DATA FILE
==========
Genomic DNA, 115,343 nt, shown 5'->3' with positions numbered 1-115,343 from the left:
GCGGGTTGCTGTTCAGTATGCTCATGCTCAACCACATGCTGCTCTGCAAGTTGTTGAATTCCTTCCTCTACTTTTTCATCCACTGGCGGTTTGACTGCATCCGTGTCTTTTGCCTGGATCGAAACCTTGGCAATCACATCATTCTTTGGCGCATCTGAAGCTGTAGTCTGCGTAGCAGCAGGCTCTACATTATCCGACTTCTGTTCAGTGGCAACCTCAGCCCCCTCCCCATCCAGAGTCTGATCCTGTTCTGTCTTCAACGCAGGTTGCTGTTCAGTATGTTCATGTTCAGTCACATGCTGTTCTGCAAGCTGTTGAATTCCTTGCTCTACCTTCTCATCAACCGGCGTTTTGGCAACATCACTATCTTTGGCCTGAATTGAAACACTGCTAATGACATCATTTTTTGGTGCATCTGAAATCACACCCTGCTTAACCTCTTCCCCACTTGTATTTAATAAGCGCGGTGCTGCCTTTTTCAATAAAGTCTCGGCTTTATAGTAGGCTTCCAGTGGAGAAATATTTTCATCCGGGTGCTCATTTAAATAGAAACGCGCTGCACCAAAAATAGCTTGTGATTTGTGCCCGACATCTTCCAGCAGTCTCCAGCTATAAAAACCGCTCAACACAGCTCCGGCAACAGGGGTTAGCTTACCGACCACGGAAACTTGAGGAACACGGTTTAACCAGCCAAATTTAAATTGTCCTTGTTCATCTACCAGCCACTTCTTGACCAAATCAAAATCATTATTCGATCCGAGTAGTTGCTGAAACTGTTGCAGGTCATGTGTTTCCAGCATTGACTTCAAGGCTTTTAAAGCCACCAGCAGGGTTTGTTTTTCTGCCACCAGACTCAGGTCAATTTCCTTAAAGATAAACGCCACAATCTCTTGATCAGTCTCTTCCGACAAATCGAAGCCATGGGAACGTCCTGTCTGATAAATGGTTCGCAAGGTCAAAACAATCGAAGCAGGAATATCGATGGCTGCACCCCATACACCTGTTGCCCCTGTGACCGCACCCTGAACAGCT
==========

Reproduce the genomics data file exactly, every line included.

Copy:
Genomic DNA, 115,343 nt, shown 5'->3' with positions numbered 1-115,343 from the left:
GCGGGTTGCTGTTCAGTATGCTCATGCTCAACCACATGCTGCTCTGCAAGTTGTTGAATTCCTTCCTCTACTTTTTCATCCACTGGCGGTTTGACTGCATCCGTGTCTTTTGCCTGGATCGAAACCTTGGCAATCACATCATTCTTTGGCGCATCTGAAGCTGTAGTCTGCGTAGCAGCAGGCTCTACATTATCCGACTTCTGTTCAGTGGCAACCTCAGCCCCCTCCCCATCCAGAGTCTGATCCTGTTCTGTCTTCAACGCAGGTTGCTGTTCAGTATGTTCATGTTCAGTCACATGCTGTTCTGCAAGCTGTTGAATTCCTTGCTCTACCTTCTCATCAACCGGCGTTTTGGCAACATCACTATCTTTGGCCTGAATTGAAACACTGCTAATGACATCATTTTTTGGTGCATCTGAAATCACACCCTGCTTAACCTCTTCCCCACTTGTATTTAATAAGCGCGGTGCTGCCTTTTTCAATAAAGTCTCGGCTTTATAGTAGGCTTCCAGTGGAGAAATATTTTCATCCGGGTGCTCATTTAAATAGAAACGCGCTGCACCAAAAATAGCTTGTGATTTGTGCCCGACATCTTCCAGCAGTCTCCAGCTATAAAAACCGCTCAACACAGCTCCGGCAACAGGGGTTAGCTTACCGACCACGGAAACTTGAGGAACACGGTTTAACCAGCCAAATTTAAATTGTCCTTGTTCATCTACCAGCCACTTCTTGACCAAATCAAAATCATTATTCGATCCGAGTAGTTGCTGAAACTGTTGCAGGTCATGTGTTTCCAGCATTGACTTCAAGGCTTTTAAAGCCACCAGCAGGGTTTGTTTTTCTGCCACCAGACTCAGGTCAATTTCCTTAAAGATAAACGCCACAATCTCTTGATCAGTCTCTTCCGACAAATCGAAGCCATGGGAACGTCCTGTCTGATAAATGGTTCGCAAGGTCAAAACAATCGAAGCAGGAATATCGATGGCTGCACCCCATACACCTGTTGCCCCTGTGACCGCACCCTGAACAGCT